A fast-changing relationship between documentary producers and audiences has the Canadian makers of The Sheik (pictured) embracing a hybrid distribution strategy.
Michael Girgis, a producer of the biopic about the famed TV wrestler The Iron Sheik, which premiered this past weekend at Hot Docs in Toronto, said the film will bow on Vimeo on Demand from May 31, followed by slots on Canadian network Super Channel and Cineplex theatres in Canada.
“We have created a non-traditional and unique path to distribution that will harness the power of the digital distribution marketplace and the traditional channels to reach The Sheik’s global audience,” Girgis told realscreen‘s sister publication Playback Daily.
The Sheik, directed by Igal Hecht and distributed by Rebel Media Ventures, recounts the story of the former WWE world champion, also known as Khosrow Vaziri, from being the Shah of Iran’s bodyguard to a Hall of Fame wrestler and then battling drug addiction and personal demons in retirement before cleaning up his act and becoming a social media sensation.
With an eye to exploiting Vaziri’s 420,000 Twitter followers and a YouTube audience, the documentary’s producers will launch on Vimeo on Demand initially, with a pre-order awareness campaign and contest, launched at Hot Docs and to run until May 8.
On that day, they will use Thunderclap and other crowd-speaking platforms to unveil plans for the film to be sold on Vimeo on Demand for $10 each, followed by sales on iTunes, Amazon and other digital platforms.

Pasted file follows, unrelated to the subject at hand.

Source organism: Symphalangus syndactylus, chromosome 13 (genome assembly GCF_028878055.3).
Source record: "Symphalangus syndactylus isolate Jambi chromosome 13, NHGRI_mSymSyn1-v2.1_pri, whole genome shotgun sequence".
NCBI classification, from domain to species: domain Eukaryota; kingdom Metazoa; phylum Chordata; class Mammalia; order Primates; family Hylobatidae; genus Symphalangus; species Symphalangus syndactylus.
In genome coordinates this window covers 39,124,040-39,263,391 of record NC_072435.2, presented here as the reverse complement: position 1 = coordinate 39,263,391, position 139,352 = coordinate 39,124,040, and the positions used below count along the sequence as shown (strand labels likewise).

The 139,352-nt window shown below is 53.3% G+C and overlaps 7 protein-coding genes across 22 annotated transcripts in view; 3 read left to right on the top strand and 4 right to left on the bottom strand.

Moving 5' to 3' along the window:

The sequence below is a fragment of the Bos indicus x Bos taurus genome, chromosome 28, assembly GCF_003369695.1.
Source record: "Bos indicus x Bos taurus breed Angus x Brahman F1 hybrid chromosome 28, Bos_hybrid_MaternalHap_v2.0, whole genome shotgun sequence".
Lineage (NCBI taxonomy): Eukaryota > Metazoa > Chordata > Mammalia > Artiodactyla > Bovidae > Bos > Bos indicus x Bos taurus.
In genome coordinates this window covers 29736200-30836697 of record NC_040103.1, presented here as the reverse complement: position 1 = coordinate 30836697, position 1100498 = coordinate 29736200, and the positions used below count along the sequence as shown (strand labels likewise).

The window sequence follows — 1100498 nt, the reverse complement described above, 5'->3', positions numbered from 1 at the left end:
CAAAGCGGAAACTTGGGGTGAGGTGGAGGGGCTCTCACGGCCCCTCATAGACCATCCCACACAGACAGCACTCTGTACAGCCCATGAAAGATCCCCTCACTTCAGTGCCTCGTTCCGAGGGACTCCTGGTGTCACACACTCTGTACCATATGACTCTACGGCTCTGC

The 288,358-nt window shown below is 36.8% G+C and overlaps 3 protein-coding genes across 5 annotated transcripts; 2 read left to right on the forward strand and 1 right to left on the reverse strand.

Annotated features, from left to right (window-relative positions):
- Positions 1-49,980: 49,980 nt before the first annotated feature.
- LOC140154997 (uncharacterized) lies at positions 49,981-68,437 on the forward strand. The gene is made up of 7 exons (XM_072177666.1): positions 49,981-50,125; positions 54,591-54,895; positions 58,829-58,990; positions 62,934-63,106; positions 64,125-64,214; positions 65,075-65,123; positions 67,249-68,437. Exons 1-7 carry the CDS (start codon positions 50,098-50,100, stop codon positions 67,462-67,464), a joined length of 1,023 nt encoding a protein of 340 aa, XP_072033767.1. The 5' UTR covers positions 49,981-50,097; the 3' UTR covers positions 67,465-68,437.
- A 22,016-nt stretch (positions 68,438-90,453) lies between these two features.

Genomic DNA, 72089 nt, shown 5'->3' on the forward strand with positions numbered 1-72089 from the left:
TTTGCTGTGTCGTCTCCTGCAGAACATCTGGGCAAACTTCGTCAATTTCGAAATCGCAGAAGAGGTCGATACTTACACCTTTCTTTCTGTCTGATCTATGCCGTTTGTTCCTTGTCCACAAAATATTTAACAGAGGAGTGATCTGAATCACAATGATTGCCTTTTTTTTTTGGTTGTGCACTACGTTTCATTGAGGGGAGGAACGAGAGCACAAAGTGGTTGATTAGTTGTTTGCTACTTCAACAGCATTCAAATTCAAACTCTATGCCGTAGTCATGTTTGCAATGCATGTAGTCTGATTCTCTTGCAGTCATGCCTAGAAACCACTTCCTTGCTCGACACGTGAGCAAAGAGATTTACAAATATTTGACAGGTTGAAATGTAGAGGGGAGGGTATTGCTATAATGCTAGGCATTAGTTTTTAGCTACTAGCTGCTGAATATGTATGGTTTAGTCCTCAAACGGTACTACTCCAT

The former wrestler’s Twitter profile enabled the choice to start with a direct distribution strategy out of the gates. The pop culture doc includes talking head appearances by Dwayne Johnson, Mick Foley, Seth Green and other celebrities and former wrestlers who know Vaziri.
Girgis said well-known fan’s tweets and social media followings will be coordinated for added punch during the May 8 announcement of the film’s launch.
“His fans are influencers and we’re talking to them directly to become ambassadors of the film,” he explained.
Girgis and fellow producers of The Sheik aren’t alone in embracing a hybrid distribution strategy that sidesteps a traditional release via indie distributors that get all the rights for a customized roll-out that includes TV channels, online platforms, theatrical and home entertainment.
The Sheik earlier snagged a licence fee from Super Channel to access tax credits during production, and also has a commitment for 65 screens from Cineplex for a theatrical release in July.
Here the TV and theatrical partners only receive the rights they need to execute their own releases, leaving Girgis and The Sheik producers to retain the rest of the rights for strategic placing with added partners.
In addition, Girgis is looking to his team’s analysis of Vaziri’s social media following to jump-start an online release that aims to feed to into successive roll-outs on rival platforms.
“We believe our unique understanding of The Sheik‘s potential audience and segmentation, and how to market to them will fuel an increased demand and support for the film via traditional film channels, including future theatrical and broadcast releases,” Girgis argued.
“We are not approaching our plan based on direct distribution versus traditional distribution,” he added.